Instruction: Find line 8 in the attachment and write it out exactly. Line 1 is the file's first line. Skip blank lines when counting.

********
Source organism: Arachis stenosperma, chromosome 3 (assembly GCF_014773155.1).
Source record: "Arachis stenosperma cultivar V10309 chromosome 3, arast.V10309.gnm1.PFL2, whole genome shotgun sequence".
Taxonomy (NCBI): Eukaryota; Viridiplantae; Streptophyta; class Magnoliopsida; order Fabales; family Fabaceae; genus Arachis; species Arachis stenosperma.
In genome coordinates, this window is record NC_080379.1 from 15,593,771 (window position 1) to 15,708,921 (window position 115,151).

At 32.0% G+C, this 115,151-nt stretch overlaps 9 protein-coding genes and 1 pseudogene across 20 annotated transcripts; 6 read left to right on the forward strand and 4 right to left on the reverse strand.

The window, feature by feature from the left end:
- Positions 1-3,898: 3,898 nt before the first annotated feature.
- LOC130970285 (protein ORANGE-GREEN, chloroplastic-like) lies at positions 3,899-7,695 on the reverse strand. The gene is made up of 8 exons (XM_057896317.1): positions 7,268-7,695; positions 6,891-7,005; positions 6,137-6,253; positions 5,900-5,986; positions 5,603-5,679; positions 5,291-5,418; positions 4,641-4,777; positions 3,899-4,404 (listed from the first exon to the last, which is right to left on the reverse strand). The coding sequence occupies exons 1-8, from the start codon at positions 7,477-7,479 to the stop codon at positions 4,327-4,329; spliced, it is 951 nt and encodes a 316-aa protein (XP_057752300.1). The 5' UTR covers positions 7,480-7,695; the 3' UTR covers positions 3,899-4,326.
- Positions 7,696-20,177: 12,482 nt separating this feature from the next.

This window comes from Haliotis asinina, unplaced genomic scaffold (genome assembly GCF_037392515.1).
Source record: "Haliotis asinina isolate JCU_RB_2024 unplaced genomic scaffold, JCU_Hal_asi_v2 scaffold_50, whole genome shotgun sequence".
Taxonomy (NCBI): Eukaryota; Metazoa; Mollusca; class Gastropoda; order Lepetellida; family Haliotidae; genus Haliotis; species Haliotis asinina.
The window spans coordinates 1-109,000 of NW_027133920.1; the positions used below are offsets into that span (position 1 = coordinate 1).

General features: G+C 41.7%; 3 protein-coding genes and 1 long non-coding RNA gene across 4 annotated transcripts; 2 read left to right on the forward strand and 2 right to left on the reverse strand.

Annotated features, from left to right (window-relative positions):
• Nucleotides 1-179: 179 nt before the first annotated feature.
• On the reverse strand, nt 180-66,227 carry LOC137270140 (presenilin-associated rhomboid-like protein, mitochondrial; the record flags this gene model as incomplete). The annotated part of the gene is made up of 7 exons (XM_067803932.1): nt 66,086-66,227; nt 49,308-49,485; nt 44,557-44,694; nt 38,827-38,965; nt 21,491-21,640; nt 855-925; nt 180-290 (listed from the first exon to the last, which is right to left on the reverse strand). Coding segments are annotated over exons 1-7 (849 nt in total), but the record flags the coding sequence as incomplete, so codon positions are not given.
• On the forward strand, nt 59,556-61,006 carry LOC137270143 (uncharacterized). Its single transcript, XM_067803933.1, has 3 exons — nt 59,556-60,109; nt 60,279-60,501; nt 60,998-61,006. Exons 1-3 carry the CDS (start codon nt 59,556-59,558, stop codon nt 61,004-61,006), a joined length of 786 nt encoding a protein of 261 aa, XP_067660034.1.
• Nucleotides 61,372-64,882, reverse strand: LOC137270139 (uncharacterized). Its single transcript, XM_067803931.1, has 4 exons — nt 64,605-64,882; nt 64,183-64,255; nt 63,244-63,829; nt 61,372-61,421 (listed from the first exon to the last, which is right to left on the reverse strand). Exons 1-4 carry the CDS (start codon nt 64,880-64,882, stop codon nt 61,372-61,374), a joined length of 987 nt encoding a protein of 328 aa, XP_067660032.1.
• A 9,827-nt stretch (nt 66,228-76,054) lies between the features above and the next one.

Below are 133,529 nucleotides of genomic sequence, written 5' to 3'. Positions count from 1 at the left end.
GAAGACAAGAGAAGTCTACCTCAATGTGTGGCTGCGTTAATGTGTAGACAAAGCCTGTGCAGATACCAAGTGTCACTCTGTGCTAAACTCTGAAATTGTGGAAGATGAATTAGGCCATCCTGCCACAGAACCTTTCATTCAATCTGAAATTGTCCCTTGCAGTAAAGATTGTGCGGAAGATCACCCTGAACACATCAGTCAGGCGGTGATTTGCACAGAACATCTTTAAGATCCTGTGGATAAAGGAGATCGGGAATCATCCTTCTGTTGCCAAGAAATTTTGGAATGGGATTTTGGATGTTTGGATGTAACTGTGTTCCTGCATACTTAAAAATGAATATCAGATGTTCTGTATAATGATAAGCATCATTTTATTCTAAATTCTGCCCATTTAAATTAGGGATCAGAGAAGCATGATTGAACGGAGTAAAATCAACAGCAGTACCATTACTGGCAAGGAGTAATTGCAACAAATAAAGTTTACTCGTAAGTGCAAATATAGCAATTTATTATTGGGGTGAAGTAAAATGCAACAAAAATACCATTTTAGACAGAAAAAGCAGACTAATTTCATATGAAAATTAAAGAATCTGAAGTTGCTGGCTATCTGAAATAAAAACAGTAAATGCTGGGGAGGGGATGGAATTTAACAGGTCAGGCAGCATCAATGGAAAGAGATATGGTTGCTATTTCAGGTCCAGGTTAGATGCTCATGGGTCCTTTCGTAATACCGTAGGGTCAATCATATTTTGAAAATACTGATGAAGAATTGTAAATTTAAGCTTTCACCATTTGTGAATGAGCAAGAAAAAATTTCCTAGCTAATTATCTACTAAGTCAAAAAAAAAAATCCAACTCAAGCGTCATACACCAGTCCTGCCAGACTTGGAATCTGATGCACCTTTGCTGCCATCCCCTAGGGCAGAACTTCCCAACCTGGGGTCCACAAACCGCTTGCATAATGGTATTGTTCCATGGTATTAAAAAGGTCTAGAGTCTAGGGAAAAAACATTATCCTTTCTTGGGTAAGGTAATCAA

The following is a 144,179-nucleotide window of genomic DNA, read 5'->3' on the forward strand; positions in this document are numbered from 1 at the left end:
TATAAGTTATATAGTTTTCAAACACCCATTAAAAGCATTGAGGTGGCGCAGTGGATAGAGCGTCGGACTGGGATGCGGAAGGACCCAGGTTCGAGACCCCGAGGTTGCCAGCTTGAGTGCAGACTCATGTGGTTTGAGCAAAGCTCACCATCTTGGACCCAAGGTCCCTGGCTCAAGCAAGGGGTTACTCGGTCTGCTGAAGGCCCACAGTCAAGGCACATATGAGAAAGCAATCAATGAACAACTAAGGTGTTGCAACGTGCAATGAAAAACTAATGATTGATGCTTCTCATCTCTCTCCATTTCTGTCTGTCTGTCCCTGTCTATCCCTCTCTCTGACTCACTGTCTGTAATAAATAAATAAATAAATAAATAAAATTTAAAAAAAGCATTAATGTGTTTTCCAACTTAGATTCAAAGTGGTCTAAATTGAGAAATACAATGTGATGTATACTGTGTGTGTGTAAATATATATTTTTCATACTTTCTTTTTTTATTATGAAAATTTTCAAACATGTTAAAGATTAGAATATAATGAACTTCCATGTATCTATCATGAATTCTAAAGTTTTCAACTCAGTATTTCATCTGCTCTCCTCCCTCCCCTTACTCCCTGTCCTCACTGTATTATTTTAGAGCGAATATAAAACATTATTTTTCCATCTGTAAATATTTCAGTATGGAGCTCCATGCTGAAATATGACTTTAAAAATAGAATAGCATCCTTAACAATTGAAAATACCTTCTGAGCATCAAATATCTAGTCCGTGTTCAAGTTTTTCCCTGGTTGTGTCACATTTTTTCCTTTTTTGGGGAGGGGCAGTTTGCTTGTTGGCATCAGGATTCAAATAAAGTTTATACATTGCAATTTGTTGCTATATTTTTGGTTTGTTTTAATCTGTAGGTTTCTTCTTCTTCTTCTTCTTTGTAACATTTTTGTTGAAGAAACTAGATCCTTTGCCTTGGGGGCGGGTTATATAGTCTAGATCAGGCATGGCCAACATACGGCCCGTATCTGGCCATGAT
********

- LOC130970285 (protein ORANGE-GREEN, chloroplastic-like) lies at positions 3,899-7,695 on the reverse strand. The gene is made up of 8 exons (XM_057896317.1): positions 7,268-7,695; positions 6,891-7,005; positions 6,137-6,253; positions 5,900-5,986; positions 5,603-5,679; positions 5,291-5,418; positions 4,641-4,777; positions 3,899-4,404 (listed from the first exon to the last, which is right to left on the reverse strand). The coding sequence occupies exons 1-8, from the start codon at positions 7,477-7,479 to the stop codon at positions 4,327-4,329; spliced, it is 951 nt and encodes a 316-aa protein (XP_057752300.1). The 5' UTR covers positions 7,480-7,695; the 3' UTR covers positions 3,899-4,326.